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Sunday, March 24, 2013

Violence and Buddhism: In face of troubling reality

Are the people/states/authorities claiming faith in Buddhism smearing the religion? After a trip to a Buddhist monastery dwelling a peculiar structure of a man holding a monk, I reflect upon the implications of recent bouts of violence where 'Buddhist's are apparently the perpetrators.

Baseline: I respect all religions even though my beliefs are closer to atheism than any religion. But it is immensely painful to see people indulging in all sorts of unsavory and inhumane acts in the name of any religion. While it is difficult to find one religion in world whose purported followers have not engaged in violence some time in history, some religions are widely perceived to have been promoting violence in their name more than others.

To me, what the scriptures of a particular religion say is a matter of secondary importance when coming to characterization of a religion. What is of primary importance is the behavior shown by people following the particular religion. When responsible people in the religious hierarchy are able to spread the values of empathy, compassion, peace, love, harmony and justice among the disciples, that is how religion can impact a society positively. When the opposite is true, beside the perpetrators of hatred and violence, the name of religion itself gets smeared.

Of late, many countries with Buddhism as the major religion have been subject of news for all the wrong reasons. Opposite to the values of empathy and compassion, people claiming to follow Buddhism have indulged in outright violence. While the news items emanating from Srilanka over past two decades were a harrowing tale, purported followers of Buddhism in Burma also appear to be bracing for a similar trajectory with latest wave of violence displacing the Rohingya Muslims.

How religion relates to day-to-day life? This particular structure in a monastery might be symbolizing something in Buddhist religion; I am not aware of religious scriptures. What I can see instead is the fact that this tells a perfect story of relationship between ordinary people and the religion. Out of many meditating monks, the one with largest statue could be Buddha or any other renowned monk. It is indeed through teachings of these people that a religion is known. But who sustains a religion after all, by following and placing faith on it? It is the ordinary people, me and you. The white-colored man with protruded belly and small stature is shown holding the giant precipice on which the monk is meditating. It is indeed these ordinary people, fed or hungry, clothed or naked, who live the lives while following and believing in religions even as they struggle through all the problems in day-to-day life. Any religion, rather than glorifying some chosen people, should care about lives of these ordinary people of flesh and bone. Regardless of the particular philosophy, the problems faced by these people in today's world are similar, across the religions. Only through transforming lives of these people is there any possibility of making this world a better place. Also, these are the people who need peace and harmony the most.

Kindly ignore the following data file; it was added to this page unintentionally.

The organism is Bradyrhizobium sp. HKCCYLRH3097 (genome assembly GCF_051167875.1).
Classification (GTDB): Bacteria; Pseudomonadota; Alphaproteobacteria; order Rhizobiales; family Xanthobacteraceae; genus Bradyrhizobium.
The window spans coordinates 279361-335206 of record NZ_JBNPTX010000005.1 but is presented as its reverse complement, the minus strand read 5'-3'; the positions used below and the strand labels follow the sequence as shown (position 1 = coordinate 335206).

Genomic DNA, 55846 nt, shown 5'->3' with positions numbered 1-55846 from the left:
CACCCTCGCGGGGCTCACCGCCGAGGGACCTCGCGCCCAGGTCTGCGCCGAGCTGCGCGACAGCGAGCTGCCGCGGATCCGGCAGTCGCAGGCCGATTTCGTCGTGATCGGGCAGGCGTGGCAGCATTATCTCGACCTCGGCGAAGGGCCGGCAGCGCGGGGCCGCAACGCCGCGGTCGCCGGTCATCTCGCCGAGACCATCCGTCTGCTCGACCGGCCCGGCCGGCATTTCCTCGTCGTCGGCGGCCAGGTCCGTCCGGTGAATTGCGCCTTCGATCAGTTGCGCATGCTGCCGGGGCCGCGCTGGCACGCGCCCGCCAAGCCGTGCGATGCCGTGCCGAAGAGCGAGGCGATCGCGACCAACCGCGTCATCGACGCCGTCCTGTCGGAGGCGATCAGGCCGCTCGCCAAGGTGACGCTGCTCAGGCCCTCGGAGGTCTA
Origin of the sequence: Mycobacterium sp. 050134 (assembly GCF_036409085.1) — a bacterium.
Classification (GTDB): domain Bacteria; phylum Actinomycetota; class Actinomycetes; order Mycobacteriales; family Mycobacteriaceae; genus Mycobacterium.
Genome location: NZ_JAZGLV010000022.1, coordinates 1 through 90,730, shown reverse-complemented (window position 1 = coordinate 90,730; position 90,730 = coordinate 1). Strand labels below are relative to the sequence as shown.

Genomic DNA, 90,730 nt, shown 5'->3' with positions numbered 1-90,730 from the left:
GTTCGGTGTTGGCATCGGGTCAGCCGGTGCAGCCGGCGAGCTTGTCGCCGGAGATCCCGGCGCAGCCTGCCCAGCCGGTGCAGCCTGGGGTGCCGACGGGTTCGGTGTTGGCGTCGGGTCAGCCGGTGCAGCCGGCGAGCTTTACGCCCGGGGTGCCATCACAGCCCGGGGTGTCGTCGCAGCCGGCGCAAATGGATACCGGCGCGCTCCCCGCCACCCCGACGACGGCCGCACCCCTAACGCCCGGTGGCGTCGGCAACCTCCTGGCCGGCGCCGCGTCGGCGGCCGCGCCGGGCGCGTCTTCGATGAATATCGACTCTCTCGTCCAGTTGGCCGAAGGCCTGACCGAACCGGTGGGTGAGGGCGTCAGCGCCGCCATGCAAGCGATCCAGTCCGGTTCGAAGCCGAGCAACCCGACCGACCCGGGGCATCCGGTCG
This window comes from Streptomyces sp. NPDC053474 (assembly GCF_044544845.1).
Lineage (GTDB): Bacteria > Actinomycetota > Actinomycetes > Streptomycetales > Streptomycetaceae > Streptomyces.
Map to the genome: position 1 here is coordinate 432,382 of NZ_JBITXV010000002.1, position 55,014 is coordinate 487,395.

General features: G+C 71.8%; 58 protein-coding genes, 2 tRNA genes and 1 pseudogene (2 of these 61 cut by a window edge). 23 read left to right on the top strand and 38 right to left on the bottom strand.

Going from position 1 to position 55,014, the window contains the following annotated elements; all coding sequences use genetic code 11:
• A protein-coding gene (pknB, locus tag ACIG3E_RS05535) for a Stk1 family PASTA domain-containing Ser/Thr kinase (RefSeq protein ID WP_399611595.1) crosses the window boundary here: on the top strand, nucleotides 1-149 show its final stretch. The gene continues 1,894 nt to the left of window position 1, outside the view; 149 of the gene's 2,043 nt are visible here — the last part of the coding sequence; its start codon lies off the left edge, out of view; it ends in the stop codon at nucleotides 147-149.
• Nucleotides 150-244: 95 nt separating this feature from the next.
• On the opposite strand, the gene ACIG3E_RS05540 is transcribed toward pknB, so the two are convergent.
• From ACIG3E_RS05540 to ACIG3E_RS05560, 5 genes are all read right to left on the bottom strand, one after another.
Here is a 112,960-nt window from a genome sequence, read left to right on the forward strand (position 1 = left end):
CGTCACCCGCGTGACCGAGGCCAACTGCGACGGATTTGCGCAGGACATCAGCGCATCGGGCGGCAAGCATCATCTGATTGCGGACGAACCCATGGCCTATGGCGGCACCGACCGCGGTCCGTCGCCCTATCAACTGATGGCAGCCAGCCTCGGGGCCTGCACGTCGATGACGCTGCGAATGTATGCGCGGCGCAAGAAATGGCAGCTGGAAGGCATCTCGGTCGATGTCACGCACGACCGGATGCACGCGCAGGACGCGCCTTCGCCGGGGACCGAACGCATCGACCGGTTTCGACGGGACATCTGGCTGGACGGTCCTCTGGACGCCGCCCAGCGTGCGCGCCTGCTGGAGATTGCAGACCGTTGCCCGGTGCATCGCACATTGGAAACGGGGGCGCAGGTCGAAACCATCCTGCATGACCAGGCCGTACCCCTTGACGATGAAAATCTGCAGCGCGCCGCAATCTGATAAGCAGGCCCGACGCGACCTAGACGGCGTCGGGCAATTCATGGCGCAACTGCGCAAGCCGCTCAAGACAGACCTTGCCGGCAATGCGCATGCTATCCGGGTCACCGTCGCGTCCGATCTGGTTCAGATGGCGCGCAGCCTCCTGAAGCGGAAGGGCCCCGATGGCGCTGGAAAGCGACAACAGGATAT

Still closer to Nepal, the claim of high GNH (Gross National Happiness) by the other self-proclaimed Buddhist regime in Bhutan has been possible with a calamitous ethnic purge of a hundred thousand Nepali-speaking people.
Legacy of violent Bhutanese authorities claiming to follow Buddhism: Lotshampa refugees in Beldangi Camp displaying Bhutanese passport. (Photo courtesy: Wikimedia Commons)

So where are these regimes with Buddhism as formal/official religion taking one of the greatest philosophies in history? With their egregiously racist and violent activities, regimes in countries like Srilanka, Burma and Bhutan are badly damaging the cause of Buddhism. Ignoring the atrocities can only worsen the situation as with each passing month, more people will be accustomed to understand violence and purported Buddhist faith together.

While I have no intention of placing blame on either of the conflicting sides and absolving the other of any responsibility, I feel it is necessary to point perpetrators of violence regardless of their faith or affiliation. While other communities may have also indulged in violence in the aforementioned cases of Srilanka, Burma and Bhutan, the indulgence of the communities/state/authorities claiming to follow Buddhism was disproportionately more and decisive and they had/have the option of opting for solutions other than violence. Also, this piece is the result of my concern to Buddhist philosophy as one of the most tolerant and pacific philosophies in the world. I feel the believers of Buddhism should also come forward strongly deploring violence in any pretext (including the ones in three instances mentioned above) rather than continuing with a detached and vague approach that is likely to be understood by most as their approval of violent activities.



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